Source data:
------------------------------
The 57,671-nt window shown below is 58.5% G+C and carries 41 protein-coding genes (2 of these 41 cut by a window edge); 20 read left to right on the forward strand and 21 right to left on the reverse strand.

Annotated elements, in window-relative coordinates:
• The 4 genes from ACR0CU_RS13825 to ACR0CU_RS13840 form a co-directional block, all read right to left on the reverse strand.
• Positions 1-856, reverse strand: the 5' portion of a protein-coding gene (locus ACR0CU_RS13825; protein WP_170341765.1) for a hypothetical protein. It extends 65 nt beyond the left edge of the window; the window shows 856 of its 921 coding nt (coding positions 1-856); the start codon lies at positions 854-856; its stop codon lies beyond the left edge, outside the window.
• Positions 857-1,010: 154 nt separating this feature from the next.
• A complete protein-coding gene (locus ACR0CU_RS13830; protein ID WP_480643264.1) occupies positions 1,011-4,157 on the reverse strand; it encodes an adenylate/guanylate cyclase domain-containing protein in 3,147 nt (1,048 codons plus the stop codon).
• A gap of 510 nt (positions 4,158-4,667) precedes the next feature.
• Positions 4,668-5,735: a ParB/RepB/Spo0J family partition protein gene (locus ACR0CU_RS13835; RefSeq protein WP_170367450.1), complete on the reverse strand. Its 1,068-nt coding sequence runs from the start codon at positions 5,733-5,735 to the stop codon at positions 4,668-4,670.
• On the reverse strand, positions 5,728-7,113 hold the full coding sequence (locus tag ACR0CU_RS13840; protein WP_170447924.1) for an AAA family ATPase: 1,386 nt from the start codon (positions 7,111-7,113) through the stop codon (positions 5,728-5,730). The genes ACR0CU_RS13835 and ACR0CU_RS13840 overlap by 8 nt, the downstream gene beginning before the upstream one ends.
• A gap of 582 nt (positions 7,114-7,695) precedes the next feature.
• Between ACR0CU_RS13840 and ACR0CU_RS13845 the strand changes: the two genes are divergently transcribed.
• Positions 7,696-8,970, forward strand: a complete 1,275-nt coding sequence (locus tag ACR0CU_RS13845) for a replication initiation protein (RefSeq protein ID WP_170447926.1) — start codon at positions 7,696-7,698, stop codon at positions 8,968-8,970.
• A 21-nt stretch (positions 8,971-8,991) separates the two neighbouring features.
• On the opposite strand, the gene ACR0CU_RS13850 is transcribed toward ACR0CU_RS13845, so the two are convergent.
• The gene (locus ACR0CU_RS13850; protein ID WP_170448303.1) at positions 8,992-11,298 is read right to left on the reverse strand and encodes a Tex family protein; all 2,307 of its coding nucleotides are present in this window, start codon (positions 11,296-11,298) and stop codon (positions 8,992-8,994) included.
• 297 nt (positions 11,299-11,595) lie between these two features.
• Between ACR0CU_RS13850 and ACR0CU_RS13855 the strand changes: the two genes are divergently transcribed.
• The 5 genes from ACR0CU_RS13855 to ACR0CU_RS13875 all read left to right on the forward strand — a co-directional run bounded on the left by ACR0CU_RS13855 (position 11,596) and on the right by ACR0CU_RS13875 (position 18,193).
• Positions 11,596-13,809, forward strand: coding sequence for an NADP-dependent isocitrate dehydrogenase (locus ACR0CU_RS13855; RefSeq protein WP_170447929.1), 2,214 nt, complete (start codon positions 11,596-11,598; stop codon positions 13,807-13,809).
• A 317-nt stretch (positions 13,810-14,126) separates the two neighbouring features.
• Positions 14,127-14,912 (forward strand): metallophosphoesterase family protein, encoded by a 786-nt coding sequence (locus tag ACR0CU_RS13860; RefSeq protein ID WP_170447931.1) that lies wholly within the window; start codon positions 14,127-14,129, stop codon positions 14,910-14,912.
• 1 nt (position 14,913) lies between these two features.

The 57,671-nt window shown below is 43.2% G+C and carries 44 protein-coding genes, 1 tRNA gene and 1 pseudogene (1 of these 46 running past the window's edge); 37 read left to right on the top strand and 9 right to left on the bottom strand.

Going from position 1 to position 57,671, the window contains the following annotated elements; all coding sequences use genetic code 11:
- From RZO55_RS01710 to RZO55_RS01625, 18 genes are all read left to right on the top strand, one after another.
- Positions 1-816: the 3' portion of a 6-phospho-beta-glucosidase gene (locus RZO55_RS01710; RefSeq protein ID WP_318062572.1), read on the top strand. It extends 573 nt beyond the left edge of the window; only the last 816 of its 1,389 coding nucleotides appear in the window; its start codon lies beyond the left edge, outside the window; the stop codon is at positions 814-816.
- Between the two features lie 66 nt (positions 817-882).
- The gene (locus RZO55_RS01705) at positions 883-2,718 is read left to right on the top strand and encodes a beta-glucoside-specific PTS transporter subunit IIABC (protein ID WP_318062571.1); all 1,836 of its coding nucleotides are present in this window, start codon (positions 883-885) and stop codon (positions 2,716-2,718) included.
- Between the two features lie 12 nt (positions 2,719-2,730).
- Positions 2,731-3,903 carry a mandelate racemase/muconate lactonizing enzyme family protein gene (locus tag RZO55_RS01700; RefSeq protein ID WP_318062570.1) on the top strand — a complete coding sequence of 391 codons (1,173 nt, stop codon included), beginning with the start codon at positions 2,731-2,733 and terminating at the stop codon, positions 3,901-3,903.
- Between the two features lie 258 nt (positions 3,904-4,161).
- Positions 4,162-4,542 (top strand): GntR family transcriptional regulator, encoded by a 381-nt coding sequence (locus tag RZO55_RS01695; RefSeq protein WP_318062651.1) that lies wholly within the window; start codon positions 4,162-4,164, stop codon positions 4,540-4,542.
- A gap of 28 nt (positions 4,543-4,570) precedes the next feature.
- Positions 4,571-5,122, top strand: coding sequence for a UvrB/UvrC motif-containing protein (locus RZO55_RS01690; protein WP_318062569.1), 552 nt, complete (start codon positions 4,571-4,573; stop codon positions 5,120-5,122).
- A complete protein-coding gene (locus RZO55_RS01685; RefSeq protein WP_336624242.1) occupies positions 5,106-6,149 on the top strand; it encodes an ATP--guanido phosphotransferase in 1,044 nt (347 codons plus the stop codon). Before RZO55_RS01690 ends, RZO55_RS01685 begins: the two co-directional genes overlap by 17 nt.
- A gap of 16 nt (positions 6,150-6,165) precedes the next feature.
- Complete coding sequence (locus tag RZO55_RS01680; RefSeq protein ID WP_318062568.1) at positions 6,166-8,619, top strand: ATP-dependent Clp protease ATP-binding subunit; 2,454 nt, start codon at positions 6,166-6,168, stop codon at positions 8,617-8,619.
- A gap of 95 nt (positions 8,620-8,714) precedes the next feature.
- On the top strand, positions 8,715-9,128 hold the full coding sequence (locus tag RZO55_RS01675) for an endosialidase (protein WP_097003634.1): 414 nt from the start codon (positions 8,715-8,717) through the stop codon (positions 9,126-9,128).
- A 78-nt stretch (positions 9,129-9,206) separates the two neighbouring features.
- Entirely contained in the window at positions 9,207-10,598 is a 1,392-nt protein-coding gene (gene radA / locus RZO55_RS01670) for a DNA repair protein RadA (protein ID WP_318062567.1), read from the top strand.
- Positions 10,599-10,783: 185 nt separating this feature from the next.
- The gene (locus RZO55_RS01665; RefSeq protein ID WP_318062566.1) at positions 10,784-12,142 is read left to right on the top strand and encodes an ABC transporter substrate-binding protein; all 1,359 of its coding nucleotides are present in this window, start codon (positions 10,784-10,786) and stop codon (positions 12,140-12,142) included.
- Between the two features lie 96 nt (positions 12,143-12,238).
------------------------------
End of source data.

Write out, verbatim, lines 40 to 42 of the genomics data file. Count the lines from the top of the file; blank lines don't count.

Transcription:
- A 78-nt stretch (positions 9,129-9,206) separates the two neighbouring features.
- Entirely contained in the window at positions 9,207-10,598 is a 1,392-nt protein-coding gene (gene radA / locus RZO55_RS01670) for a DNA repair protein RadA (protein ID WP_318062567.1), read from the top strand.
- Positions 10,599-10,783: 185 nt separating this feature from the next.